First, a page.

Philip R. Craig, the salty Edgartown author who earned national and local celebrity status for his popular Vineyard mystery series, died on May 8 at the Martha's Vineyard Hospital after a brief illness. He was 74 and had lived year-round in a renovated Ocean Heights camp with his wife Shirley.

At the time of his death Mr. Craig had published 20 books, including the well-known mystery series whose likable protagonist J.W. Jackson lives the idyllic Vineyard life - fishing at Wasque, clamming at Cape Pogue, married to a beautiful woman and solving twisted murders along the way.

And while they never achieved literary acclaim, Philip Craig's books had no need of it, because their appeal lay in their readability, their power of escape and their keen sense of place. The author not only created characters that were agreeable and plots with just enough twist to pique the reader - he always got the Vineyard right.

"How well he knew the Island and his sense of place - if his character was driving up Music street, you knew exactly where he was," said Ann Bassett, events coordinator at the Bunch of Grapes Bookstore, this week.

With a new one out each year around the middle of June, the Philip Craig books made a popular Father's Day present (although ironically most of them were read by women) - equally good for the beach or a rainy day.

The 18th book in the J.W. Jackson series, published by Scribner and titled Vineyard Stalker, is due out next month. Another book which he coauthored with mystery writer William G. Tapply - the third such joint venture, titled Third Strike - is due out in the fall.

Mr. Tapply this week wrote an appreciation for his friend and colleague that is published on the Commentary Page in today's Gazette.

Mr. Craig's commercial success, which came in mid-life, always surprised him a little. "Writers write. They write anyway. You don't quit because nobody buys them. You just do it anyway because it's your nature. You have stories to tell. So that's how I knew I was a writer, but I had no expectation of having any life such as this," he wrote in a personal reflection published in the Martha's Vineyard Magazine in 2003.

Born on Dec. 10, 1933, in Santa Monica, Calif., Phil grew up on a small cattle ranch near Durango, Colo., one of five children. The children would play so hard their shirts would become untucked and fly out in the wind behind them as they ran, so the ranch was called the Flying Shirttail. The family lived with no electricity or running water until Phil was 10.

As a child, Phil rode horseback or walked two miles to the one-room Long Lane School, where he received his primary education. At recess the boys would amuse themselves by throwing hunting knives at a wall of the stable where their horses were kept.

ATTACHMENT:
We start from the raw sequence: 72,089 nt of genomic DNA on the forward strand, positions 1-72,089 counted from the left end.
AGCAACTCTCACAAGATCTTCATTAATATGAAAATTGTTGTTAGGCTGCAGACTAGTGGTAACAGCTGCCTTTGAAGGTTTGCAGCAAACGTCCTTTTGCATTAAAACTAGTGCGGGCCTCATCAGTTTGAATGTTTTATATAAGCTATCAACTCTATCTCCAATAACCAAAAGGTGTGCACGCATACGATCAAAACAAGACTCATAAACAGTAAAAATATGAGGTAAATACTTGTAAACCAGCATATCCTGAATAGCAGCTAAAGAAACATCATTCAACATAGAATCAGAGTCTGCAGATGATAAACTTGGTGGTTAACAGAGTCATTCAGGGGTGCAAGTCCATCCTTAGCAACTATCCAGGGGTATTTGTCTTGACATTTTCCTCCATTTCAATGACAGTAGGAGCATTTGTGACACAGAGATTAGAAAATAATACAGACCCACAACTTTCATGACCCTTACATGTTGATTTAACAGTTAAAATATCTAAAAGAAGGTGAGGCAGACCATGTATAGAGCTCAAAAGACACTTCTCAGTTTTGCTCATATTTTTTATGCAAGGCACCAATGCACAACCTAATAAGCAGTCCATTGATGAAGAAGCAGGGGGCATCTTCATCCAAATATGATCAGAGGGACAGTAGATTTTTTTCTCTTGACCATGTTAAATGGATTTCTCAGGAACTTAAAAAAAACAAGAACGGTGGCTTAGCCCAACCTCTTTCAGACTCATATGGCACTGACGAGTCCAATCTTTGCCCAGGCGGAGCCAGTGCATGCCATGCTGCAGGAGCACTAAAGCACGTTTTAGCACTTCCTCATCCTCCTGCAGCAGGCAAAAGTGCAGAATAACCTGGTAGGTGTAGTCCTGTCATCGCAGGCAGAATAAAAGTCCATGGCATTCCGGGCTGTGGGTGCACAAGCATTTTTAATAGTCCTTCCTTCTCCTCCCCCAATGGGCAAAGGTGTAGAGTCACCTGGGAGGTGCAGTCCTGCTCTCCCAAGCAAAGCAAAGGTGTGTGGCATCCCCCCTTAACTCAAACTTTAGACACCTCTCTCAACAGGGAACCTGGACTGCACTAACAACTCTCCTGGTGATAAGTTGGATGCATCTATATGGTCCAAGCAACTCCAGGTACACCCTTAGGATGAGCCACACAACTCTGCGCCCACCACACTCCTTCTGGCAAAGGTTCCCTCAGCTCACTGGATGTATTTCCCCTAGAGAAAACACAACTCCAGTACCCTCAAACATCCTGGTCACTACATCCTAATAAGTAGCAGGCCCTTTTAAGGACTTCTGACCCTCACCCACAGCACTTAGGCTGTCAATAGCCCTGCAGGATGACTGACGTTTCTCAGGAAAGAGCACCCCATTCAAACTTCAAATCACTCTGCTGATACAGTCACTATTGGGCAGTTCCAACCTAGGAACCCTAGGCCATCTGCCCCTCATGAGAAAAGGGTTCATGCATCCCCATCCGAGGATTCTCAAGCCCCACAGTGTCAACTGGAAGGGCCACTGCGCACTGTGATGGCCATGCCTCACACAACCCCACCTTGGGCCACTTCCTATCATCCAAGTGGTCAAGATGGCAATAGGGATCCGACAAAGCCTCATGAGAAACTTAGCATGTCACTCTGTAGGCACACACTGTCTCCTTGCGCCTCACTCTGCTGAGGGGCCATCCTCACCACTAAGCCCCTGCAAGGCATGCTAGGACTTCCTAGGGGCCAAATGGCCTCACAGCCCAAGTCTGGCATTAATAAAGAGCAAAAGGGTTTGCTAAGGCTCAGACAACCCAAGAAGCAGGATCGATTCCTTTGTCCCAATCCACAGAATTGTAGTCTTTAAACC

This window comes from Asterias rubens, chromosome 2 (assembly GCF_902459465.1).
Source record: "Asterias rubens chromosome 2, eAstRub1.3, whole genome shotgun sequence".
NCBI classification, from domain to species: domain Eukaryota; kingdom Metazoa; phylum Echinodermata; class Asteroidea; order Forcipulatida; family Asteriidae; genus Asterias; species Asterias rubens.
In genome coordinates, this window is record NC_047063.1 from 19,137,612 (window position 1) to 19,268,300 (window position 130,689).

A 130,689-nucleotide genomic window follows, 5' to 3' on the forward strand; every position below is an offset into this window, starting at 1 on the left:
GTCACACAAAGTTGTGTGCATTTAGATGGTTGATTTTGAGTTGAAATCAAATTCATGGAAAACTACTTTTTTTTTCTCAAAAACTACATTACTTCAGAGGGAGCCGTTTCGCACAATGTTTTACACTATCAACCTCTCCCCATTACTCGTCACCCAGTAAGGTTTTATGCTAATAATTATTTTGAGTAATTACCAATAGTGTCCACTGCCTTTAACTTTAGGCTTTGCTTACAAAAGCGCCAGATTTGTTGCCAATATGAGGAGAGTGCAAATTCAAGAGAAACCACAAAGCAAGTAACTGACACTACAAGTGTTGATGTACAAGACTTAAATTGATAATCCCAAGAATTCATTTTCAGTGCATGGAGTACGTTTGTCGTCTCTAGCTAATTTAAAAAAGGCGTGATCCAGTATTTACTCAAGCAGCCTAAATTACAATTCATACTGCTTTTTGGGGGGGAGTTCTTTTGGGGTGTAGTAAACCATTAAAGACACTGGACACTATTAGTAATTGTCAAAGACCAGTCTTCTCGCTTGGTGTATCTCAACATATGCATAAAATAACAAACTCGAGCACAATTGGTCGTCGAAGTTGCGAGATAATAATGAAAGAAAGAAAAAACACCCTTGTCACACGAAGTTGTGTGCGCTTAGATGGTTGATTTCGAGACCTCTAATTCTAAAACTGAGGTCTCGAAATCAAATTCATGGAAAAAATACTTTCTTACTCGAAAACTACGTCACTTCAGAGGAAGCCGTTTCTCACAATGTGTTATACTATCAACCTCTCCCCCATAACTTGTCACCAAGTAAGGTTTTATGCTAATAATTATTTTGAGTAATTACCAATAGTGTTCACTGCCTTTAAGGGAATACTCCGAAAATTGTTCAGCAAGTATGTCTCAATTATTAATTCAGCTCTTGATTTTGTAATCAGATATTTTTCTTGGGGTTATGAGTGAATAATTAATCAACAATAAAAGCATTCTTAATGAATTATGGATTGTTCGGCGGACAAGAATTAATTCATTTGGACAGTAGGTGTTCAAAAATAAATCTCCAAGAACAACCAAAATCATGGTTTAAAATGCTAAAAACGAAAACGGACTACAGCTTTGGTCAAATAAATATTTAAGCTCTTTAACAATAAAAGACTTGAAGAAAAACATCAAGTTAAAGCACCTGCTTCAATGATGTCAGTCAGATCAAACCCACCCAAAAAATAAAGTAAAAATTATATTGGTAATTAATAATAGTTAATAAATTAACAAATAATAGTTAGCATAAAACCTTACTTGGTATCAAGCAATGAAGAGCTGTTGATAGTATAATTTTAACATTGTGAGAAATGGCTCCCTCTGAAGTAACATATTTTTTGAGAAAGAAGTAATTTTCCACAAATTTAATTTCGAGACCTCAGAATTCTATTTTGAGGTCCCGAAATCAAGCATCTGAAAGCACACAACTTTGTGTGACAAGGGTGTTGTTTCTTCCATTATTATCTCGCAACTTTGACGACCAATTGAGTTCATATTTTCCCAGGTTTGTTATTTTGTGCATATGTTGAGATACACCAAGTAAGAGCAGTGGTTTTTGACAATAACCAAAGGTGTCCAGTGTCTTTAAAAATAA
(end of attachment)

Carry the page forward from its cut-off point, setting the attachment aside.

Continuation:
The school library was a closet with some books in it that dated to the early 1900s, including the Tarzan novels written by Edgar Rice Burroughs. Over the next few years Phil read 24 of them, establishing himself as the reigning Tarzan expert of southwest Colorado. About this time he began writing poetry and fiction. Later, in Durango High School, he was influenced by an English teacher who encouraged him to write more poetry and prose.

Bad knees and flat feet kept him from serving in the Korean War. In 1951, he enrolled at Boston University with the intention of becoming a minister. At college he was an avid fencer and made All-American in 1955. He graduated in 1957 with a degree in religion and philosophy. He claimed to be a terrible student and said he had really majored in fencing and minored in bridge and the university only graduated him because they wanted to be rid of him. He was later invited to join the U.S. Olympic fencing squad, but a knee injury and lack of money prevented him from accepting. By the time he graduated from university, his academic interests had shifted to literature and writing.

But fencing would shape his future life. One day, while filling in as an instructor at a college salle, he met Shirley Jane Prada of Edgartown. In December of 1957 they were married.

In 1962, he obtained a master of fine arts degree in creative writing from the prestigious University of Iowa Writers' Workshop, where Vance Bourjaily was his advisor. During summers on the Vineyard in the 1960s, he covered Island news as a stringer for the New Bedford Standard Times and its Vineyard bureau chief Harvey Ewing.

From 1962 until 1965 he taught English and journalism at Endicott Junior College in Beverly. In the spring of 1965 he read a freshman theme aloud in class to illustrate some point. The theme included either the word damn or hell - he forgot which - and he was summarily fired by the dean, whose words he later recalled: "You're too creative for us, Mr. Craig."